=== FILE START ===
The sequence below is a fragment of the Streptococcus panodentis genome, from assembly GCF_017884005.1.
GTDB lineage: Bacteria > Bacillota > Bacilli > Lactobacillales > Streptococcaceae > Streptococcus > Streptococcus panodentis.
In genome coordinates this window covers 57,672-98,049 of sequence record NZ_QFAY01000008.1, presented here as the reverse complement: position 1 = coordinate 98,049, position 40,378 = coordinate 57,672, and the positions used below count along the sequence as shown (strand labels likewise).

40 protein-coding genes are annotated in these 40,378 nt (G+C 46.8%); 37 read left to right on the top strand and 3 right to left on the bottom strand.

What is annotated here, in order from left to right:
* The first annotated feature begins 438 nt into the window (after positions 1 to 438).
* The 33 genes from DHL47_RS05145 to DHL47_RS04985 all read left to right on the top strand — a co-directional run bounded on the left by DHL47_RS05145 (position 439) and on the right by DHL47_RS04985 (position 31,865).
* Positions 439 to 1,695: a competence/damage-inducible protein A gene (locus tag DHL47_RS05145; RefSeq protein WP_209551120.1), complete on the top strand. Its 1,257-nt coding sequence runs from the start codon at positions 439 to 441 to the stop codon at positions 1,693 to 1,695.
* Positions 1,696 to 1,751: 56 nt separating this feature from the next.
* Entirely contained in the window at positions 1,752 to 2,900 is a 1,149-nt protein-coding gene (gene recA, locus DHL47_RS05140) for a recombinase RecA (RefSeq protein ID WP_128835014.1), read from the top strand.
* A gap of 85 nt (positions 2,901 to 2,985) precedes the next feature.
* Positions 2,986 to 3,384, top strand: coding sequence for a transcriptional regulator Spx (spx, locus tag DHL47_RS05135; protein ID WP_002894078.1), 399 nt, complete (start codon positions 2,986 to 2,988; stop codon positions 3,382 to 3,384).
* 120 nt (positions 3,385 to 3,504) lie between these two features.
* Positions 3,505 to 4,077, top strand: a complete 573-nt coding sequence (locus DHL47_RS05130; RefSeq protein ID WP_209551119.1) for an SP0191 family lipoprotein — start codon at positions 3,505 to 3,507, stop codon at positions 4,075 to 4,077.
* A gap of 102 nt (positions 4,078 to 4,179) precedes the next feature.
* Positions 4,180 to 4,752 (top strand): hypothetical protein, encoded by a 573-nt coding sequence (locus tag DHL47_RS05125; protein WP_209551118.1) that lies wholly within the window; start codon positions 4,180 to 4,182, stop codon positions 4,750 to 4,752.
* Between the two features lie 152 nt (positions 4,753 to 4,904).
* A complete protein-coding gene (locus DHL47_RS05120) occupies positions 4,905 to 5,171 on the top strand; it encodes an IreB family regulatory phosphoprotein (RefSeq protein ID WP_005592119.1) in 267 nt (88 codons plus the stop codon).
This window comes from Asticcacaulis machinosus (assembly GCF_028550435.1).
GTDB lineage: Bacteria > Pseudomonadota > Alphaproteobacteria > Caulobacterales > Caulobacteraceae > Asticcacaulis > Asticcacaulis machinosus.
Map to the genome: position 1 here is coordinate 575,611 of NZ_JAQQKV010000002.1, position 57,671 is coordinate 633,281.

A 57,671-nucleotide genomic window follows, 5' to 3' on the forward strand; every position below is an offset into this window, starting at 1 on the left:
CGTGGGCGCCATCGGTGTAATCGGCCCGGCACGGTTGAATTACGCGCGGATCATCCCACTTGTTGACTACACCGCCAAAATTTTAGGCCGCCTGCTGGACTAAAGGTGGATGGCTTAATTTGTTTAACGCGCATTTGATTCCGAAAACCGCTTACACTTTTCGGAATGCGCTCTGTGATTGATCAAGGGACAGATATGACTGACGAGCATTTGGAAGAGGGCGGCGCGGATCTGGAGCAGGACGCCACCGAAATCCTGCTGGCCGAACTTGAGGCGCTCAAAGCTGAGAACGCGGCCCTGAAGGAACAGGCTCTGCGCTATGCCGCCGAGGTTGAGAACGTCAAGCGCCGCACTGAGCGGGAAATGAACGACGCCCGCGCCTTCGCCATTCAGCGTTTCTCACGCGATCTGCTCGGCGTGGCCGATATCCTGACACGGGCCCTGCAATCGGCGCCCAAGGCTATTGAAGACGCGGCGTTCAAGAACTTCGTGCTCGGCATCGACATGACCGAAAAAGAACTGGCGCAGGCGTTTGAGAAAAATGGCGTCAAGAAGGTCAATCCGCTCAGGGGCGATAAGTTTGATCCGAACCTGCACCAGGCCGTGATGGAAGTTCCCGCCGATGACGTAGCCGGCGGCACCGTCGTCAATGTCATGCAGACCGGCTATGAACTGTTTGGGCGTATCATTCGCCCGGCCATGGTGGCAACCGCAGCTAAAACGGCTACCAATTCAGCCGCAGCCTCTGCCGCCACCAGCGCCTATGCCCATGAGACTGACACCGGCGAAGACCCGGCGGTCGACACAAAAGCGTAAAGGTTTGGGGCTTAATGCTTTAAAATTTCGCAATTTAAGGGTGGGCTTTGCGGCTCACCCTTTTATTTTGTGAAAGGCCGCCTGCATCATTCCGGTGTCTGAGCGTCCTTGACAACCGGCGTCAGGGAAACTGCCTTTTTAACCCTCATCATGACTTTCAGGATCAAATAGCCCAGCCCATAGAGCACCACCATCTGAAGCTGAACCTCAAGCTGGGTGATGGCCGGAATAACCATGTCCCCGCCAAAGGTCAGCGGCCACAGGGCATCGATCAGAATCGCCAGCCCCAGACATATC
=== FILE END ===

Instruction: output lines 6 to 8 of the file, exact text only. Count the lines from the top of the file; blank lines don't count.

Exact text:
* The first annotated feature begins 438 nt into the window (after positions 1 to 438).
* The 33 genes from DHL47_RS05145 to DHL47_RS04985 all read left to right on the top strand — a co-directional run bounded on the left by DHL47_RS05145 (position 439) and on the right by DHL47_RS04985 (position 31,865).
* Positions 439 to 1,695: a competence/damage-inducible protein A gene (locus tag DHL47_RS05145; RefSeq protein WP_209551120.1), complete on the top strand. Its 1,257-nt coding sequence runs from the start codon at positions 439 to 441 to the stop codon at positions 1,693 to 1,695.